Home > Trends in hepatitis C notifications in Ireland, 2004-2013.

Murphy, Niamh and Thornton, Lelia (2014) Trends in hepatitis C notifications in Ireland, 2004-2013. EPI-Insight, 15, (7),

External website: http://ndsc.newsweaver.ie/1h865tpl5qm195lt98elzz?e...

Hepatitis C became a notifiable disease in Ireland in 2004. It is notifiable by clinicians and laboratories. Between 2004 and 2013, a total of 12,334 cases were notified. The number of notifications peaked in 2007 (n=1539; 36.3/100,000 population). The general trend has been downward since then with 847 (18.5/100,000) notifications in 2013.

Males represent about two thirds of cases each year (66%), and most cases are in the age range 25-54 years (83%). However, the median age at notification has increased steadily over the 10 years, from 32 to 38 years, and from 29 to 36 years, in males and females respectively.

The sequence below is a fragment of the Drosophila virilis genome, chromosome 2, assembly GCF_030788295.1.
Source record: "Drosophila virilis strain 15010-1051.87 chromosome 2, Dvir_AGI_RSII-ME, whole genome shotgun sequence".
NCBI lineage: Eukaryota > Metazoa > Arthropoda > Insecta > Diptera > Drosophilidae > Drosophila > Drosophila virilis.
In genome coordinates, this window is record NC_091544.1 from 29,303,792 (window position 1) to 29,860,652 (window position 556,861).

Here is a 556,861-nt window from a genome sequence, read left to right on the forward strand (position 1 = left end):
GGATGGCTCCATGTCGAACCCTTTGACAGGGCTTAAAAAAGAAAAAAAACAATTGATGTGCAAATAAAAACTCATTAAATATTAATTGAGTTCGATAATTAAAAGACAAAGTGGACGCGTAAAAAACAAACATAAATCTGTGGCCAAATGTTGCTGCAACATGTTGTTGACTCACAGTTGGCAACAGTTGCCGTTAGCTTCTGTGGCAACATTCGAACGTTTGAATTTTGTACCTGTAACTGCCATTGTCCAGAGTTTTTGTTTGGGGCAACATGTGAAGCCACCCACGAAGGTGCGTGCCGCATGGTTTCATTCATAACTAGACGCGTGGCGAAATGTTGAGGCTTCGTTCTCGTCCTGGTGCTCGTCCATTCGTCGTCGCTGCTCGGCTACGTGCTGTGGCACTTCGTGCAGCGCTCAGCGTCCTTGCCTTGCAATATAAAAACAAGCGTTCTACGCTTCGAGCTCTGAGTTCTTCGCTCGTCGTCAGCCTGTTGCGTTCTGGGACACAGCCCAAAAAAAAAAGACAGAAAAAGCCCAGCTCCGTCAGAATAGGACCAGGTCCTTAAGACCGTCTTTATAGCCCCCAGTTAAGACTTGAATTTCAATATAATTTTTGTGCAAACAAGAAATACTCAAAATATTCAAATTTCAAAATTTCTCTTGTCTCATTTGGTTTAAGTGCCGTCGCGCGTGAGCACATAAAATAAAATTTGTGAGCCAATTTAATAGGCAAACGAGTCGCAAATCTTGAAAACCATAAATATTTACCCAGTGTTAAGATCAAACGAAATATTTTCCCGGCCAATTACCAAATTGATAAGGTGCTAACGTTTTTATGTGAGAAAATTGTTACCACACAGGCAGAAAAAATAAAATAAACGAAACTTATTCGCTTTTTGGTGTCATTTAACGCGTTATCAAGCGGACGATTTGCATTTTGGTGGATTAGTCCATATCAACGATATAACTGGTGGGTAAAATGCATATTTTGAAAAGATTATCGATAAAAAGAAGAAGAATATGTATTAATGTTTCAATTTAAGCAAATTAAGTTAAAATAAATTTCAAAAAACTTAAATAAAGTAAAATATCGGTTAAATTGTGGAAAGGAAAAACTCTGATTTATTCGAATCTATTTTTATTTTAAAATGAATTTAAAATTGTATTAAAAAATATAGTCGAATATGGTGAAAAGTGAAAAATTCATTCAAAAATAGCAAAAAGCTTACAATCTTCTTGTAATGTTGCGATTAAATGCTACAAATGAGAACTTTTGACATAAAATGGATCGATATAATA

Information on most likely risk factor has been collected since 2007 and is available on 56% cases. Of these, 76% (n=3,630) were injecting drug users. A further 8% (n=377) were born in an endemic country or were asylum seekers (used as a proxy for risk factor as the specific risk factor was not available). Smaller numbers were reported likely to have been infected sexually, vertically, through contaminated blood or blood products (either many years previously or outside Ireland), or by exposure to tattooing or body piercing. The distribution of risk factors has changed little between 2007 and 2013.

Item Type
Publication Type
Irish-related, Open Access, Article
Drug Type
Substances (not alcohol/tobacco), Opioid
Intervention Type
Harm reduction
Health Protection Surveillance Centre
Accession Number
HRB (Electronic Only)

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